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The following is a summary of some recent studies on COVID-19. They include research that warrants further study to corroborate the findings and that has yet to be certified by peer review.

New wastewater study technique find variants earlier

With just a very small amount of raw sewage and a new analysis technique, researchers can determine the genetic mixture of SARS-CoV-2 variants in the community and detect new variants up to 14 days before they start showing up on patients’ nasal swabs, according to a new report.

Until recently, levels of SARS-CoV-2 genetic material in wastewater could help track the distribution and transmission of infections but did not yield information about individual variants. Tests of a new method for wastewater genomic surveillance at the University of California, San Diego campus from November 2020 to September 2021 detected the Epsilon, Alpha and Delta variants “earlier and more consistently than clinical samples, and identified multiple instances of virus spread” that were not detected with traditional monitoring, researchers reported on Thursday in Nature.

“Further sampling of wastewater across San Diego from September 2021 to February 2022 detected the presence of the Omicron variant more than 10 days before the first clinical detection in the city,” they said.

Monitoring wastewater from individual buildings or places like schools and airports could potentially “be used to better direct public health interventions… in real-time,” the researchers suggest. “In a lot of places, standard clinical surveillance for new variants of concern is not only slow but extremely cost-prohibitive,” coauthor Kristian Andersen of Scripps Research in La Jolla, California said in a statement. “But with this new tool, you can take one wastewater sample and basically profile the whole city.”

Patients are taking drugs that interact with Paxlovid

A sizable proportion of older patients may be taking medications that interact with Paxlovid, Pfizer Inc’s antiviral treatment for COVID-19, according to a new report.

Paxlovid has been approved for early outpatient treatment of COVID-19 to prevent severe disease. Using national databases in Denmark, researchers estimated the proportion of Danish people over age 65 at risk of significant drug interactions if they take Paxlovid.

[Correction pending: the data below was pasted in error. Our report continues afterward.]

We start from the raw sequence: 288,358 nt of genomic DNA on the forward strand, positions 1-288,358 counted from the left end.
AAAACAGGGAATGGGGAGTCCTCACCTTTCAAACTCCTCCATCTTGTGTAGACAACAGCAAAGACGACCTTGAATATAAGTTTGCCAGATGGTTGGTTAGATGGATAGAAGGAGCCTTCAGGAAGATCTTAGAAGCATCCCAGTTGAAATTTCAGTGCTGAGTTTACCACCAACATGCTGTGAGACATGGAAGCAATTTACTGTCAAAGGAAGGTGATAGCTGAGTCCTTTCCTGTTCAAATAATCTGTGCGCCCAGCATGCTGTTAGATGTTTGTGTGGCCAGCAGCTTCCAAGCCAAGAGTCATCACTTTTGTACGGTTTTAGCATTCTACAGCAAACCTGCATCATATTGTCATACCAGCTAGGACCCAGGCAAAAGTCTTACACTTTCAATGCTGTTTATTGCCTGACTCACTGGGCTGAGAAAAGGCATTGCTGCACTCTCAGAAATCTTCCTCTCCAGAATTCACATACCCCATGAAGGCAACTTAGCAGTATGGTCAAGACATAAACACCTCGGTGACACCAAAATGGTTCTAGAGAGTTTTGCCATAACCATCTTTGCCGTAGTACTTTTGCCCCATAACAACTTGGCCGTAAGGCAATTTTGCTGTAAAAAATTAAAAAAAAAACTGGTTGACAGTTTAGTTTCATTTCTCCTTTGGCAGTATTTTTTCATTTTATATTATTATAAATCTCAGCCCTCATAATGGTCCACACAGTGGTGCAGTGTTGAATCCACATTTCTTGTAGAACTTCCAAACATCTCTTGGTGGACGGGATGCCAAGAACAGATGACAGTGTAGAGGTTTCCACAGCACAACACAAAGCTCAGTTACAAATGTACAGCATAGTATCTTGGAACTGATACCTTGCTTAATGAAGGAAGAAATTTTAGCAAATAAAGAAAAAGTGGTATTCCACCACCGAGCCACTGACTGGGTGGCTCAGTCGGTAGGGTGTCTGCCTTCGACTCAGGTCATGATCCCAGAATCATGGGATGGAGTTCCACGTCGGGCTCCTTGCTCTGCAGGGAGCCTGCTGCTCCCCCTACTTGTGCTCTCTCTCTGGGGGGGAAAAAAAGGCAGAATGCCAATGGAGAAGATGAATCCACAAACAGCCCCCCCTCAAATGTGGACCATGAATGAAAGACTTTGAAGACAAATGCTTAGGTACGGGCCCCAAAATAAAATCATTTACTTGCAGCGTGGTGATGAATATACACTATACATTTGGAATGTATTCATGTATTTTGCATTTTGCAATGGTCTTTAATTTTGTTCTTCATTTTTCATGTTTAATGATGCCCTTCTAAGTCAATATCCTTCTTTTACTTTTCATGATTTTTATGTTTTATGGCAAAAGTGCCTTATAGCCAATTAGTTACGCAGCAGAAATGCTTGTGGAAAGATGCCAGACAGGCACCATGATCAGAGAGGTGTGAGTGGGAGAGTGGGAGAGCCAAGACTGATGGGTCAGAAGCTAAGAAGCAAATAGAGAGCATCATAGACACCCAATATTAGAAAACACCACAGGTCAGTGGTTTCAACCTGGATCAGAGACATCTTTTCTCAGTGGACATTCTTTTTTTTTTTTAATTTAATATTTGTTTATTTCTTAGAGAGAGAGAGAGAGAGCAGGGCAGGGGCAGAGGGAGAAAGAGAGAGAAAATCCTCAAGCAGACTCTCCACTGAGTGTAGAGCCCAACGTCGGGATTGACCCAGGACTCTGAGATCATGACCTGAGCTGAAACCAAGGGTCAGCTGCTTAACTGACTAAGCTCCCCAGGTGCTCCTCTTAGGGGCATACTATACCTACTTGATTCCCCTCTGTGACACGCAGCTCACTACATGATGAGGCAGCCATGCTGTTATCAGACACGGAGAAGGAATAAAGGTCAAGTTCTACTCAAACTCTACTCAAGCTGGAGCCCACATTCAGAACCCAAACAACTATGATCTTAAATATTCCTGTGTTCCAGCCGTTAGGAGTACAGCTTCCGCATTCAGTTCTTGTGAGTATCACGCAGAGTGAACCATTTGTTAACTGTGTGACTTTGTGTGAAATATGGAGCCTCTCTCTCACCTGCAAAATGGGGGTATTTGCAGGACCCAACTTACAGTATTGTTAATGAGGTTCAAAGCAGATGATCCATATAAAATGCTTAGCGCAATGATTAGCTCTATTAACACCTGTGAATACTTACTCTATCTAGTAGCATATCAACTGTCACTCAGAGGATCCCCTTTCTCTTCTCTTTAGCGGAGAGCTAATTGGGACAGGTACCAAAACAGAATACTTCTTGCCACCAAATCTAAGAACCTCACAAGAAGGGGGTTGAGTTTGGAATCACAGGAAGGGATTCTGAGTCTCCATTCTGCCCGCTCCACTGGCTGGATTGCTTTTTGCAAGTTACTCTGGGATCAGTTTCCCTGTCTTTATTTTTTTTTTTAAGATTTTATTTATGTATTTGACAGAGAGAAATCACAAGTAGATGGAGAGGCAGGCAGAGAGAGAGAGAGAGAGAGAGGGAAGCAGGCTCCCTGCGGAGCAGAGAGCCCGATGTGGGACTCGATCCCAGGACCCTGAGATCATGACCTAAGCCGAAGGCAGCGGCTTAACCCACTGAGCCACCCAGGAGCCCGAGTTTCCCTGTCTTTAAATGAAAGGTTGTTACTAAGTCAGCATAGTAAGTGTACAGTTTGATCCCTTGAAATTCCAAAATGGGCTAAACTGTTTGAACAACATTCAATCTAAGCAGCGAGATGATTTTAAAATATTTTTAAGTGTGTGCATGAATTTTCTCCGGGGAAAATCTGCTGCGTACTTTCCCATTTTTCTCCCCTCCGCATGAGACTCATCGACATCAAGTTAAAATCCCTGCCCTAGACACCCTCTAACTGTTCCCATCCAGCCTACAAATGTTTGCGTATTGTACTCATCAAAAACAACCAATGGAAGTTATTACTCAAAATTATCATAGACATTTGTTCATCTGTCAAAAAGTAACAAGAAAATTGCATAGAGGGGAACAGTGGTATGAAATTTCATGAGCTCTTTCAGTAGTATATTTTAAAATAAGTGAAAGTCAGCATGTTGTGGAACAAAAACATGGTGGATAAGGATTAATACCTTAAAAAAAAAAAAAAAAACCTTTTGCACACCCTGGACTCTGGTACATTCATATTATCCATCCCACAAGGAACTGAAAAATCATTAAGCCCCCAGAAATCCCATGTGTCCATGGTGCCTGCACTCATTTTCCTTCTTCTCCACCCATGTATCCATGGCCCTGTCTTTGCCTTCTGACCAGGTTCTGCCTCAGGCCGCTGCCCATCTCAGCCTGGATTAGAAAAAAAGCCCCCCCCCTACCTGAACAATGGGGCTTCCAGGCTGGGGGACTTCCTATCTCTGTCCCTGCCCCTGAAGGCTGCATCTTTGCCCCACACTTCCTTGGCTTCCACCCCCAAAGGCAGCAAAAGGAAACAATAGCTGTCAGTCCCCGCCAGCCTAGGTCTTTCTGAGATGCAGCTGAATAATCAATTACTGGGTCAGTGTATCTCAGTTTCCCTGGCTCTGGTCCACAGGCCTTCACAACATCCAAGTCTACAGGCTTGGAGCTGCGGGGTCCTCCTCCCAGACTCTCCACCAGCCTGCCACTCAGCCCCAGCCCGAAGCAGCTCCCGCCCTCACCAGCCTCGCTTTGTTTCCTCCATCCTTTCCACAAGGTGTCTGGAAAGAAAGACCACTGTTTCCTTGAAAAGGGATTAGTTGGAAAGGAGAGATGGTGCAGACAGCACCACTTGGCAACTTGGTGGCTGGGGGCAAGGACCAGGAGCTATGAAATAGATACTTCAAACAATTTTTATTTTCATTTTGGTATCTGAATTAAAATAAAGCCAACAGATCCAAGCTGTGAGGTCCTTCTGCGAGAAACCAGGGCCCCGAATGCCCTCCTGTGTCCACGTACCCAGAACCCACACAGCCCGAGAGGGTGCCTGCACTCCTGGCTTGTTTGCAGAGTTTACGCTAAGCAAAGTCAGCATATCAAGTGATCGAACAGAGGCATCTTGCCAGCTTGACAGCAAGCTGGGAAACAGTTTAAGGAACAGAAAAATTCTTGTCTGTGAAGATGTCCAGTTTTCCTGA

Blood thinners that should not be taken with Paxlovid were being used by 20 per cent of people over age 65 and by 30 per cent of people over age 80, they reported on Tuesday in the International Journal of Infectious Diseases.

Cholesterol-lowering statins that should not be taken with Paxlovid were being used by up to 18 per cent of people older than 65, and more than 20 per cent were using drugs like analgesics or heart medications that might require dose adjustments.

Before prescribing Paxlovid, “the patient’s full medical history including herbals, over the counter and recreational drugs, must be known and co-treatment carefully managed by the treating physician, or by a specialist, to avoid detrimental effects,” the researchers concluded.

On Wednesday, the US Food and Drug Administration ruled that pharmacists can prescribe Paxlovid. In response, American Medical Association president Dr. Jack Resnick Jr said that “whenever possible, prescribing decisions should be made by a physician with knowledge of a patient’s medical history and the ability to follow up.”

Second booster yields higher marginal benefit in elderly

Frail elderly people may get more protection against COVID-19 from a fourth dose of an mRNA vaccine from Pfizer/BioNTech or Moderna than they got from their third dose, new findings suggest.

Researchers studied 61,344 residents of long-term care facilities in Ontario after Omicron became the dominant coronavirus variant. More than 13,650 residents tested positive during the study. For those whose most recent shot was a third dose at least 12 weeks earlier, a fourth dose of an mRNA vaccine was 19 per cent more effective against infection, 31 per cent more effective against symptomatic infection, and 40 per cent more effective against severe illness from the virus, researchers reported on Wednesday in The BMJ.

The extra protection from the fourth dose against all outcomes was lower when the third dose had been received less than three months earlier, although the optimal dosing interval and the duration of protection remain unknown, the researchers said.